The Politics of Pedagogy: Civics Education and Epistemology at Victorian Primary Schools, 1930s and 1950s

By MacKnight, Vicki | History of Education Review, July 2007 | Go to article overview

The Politics of Pedagogy: Civics Education and Epistemology at Victorian Primary Schools, 1930s and 1950s


MacKnight, Vicki, History of Education Review


Introduction

It is both surprising and worrying that as recently as 1999 Denise Meredyth and Julian Thomas could comment in the History of Education Review that 'there has been only preliminary investigation of the emergence, rise and decline of civics teaching in Australian schools'. (2) As a consequence too little is known about the behaviours expected of children. More, an opportunity has been missed to more deeply understand how Australia has been variously envisioned. In the few investigations that have been undertaken, curriculum design has generally been characterised as a process of reaching a compromise between two conflicting positions. For William Bruneau the two poles are 'the (necessarily) altruistic-egalitarian objectives of a democratic moral education, and the short-term prudential requirements of the moment'. (3) Barry Down describes curriculum design in much the same way when he claims that in the years following World War Two Australian civics education was planned under 'perpetual tension and conflict between the imperatives of capitalism and democracy'. (4) The suggestion seems to be that an ideal democratic education is possible, if short-term political and economic considerations had not prevented this.

I argue that this suggestion is naive. The democratic idea is not static 'short term prudential requirements of the moment', whether concerned with war, imperialism, fear of communism, industrial development, or otherwise, create the conditions by which democratic society is defined. This definition is embedded in civics education with the hope that children might perfect that society in adulthood. But visions of the ideal society do not only concern civics education, lessons on right behaviour. Rather, the very world children are educated to see depends on the politics and economics at the time that curriculum is designed. The content of lessons, the way the lessons are taught, and the underlying assumptions about what the world is like--all are constituted by politics. Therefore, to understand civics education it is important to delve deeper and locate the epistemological basis of social studies education in the political context of its time. What children are taught about the social world as a whole should be considered before civics education can make any sense.

To make this argument I look at the two curricula used at Victorian primary schools in the mid twentieth century, put in place in 1934 and 1952. (5) Over this time there was a movement from a political need to teach children awareness of the globe to a need to focus almost exclusively on Australia. This was accomplished by a changed pedagogy, one that moved from using the imagination for inciting empathy across time and space, to one using the experiences of the child to define the relevant social links between people. As a result children learning from the 1934 curriculum were taught to see a qualitatively different world than children using the 1952 curriculum.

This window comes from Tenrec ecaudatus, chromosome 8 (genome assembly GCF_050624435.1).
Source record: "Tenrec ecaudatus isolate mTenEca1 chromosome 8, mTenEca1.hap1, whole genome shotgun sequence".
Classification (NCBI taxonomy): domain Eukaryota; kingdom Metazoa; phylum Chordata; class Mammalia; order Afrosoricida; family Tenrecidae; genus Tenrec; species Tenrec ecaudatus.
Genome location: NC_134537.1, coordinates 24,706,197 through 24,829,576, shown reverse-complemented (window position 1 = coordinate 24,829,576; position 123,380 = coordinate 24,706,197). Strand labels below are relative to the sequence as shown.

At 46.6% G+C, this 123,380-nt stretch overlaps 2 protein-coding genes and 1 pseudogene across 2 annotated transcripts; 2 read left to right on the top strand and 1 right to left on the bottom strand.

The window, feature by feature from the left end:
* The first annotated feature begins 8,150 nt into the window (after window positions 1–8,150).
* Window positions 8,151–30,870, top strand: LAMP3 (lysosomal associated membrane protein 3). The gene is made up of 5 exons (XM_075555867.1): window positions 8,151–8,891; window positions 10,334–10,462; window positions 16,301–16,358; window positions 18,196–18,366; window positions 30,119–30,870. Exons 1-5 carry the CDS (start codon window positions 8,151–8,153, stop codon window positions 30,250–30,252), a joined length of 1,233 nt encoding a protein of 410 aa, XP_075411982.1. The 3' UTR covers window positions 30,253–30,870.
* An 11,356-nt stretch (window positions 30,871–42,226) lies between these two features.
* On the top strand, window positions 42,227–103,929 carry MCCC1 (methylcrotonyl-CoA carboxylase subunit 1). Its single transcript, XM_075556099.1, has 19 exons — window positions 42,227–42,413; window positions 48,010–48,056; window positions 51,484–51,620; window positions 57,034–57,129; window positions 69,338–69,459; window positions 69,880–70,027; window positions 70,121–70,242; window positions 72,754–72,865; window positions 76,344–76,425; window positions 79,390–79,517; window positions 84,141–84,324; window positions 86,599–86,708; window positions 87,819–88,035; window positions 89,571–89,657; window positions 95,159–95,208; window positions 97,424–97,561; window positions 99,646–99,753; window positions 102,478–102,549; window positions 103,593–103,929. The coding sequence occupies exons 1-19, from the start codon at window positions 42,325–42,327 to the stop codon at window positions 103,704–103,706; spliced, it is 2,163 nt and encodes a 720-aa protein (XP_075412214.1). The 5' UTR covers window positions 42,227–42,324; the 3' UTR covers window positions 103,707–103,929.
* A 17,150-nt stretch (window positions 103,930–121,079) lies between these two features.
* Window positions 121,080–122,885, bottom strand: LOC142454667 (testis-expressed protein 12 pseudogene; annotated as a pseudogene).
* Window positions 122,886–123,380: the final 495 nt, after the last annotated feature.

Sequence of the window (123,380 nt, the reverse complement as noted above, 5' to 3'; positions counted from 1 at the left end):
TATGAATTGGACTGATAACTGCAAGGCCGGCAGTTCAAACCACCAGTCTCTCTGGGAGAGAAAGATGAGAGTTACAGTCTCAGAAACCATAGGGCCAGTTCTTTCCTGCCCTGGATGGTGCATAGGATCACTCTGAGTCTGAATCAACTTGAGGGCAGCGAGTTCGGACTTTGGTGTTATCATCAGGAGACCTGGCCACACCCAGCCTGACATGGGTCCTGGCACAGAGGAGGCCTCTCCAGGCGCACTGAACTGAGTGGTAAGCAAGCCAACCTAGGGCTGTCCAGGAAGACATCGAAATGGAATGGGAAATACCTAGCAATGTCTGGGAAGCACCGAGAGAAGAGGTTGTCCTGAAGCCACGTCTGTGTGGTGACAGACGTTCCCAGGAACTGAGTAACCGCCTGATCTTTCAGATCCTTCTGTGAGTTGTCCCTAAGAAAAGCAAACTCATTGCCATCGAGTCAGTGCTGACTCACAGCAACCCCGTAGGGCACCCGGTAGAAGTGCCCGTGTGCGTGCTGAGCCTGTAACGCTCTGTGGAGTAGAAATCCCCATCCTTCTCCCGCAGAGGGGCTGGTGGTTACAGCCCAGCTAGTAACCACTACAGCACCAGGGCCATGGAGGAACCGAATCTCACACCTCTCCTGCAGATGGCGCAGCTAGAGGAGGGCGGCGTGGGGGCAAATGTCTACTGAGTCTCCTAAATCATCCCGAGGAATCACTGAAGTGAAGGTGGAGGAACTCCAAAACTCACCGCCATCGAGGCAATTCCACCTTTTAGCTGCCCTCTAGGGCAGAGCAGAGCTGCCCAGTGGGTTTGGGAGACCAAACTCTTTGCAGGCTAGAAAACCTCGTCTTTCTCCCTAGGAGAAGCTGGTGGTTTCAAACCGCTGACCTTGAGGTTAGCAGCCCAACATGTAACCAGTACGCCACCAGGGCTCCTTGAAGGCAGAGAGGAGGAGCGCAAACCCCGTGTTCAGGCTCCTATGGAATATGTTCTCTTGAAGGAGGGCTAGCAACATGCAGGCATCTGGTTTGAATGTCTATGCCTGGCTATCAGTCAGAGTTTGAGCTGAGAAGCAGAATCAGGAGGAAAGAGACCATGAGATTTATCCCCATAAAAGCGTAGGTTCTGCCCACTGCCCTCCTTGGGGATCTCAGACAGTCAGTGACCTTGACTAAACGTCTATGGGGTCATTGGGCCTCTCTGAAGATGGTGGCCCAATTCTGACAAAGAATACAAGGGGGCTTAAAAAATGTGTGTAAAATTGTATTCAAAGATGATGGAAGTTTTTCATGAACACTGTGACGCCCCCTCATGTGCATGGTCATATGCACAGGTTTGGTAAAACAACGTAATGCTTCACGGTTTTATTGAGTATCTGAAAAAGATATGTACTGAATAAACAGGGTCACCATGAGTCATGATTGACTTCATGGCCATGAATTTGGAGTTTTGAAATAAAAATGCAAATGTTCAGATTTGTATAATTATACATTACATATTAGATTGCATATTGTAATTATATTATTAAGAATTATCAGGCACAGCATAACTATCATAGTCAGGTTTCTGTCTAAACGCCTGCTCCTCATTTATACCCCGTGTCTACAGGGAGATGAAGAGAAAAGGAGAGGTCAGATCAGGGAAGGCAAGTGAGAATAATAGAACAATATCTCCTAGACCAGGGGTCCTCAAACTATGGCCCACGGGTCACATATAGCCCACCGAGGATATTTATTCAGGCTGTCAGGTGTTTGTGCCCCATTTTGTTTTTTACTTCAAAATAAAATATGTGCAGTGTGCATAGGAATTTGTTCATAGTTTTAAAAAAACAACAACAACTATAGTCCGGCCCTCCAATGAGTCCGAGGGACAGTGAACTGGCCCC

The cause of change can be identified by comparing Australia's role in global politics during the two decades. In the 1930s as the world suffered economic depression, Australia continued to rely on the British Empire for assistance and a sense of identity. The Great War was a recent memory, and as momentum gathered for the second instalment, the League of Nations took on a heightened significance for educators. These factors made learning a global outlook essential for Victorian school children.

By the 1950s Australia had begun to distrust the British Empire, which, compared to the United States, had done so little to protect the country on the Pacific Front. The government realised that security and prosperity would have to be produced by the population of Australia itself, bolstered by the huge immigration programme of the post-war decades. By developing its industries Australia could become a powerful global player. To encourage people to believe that this was their priority the Australian government developed a programme of newly invigorated nationalism, making support of industrial capitalism and the acceptance of new migrants appear to be a duty. …

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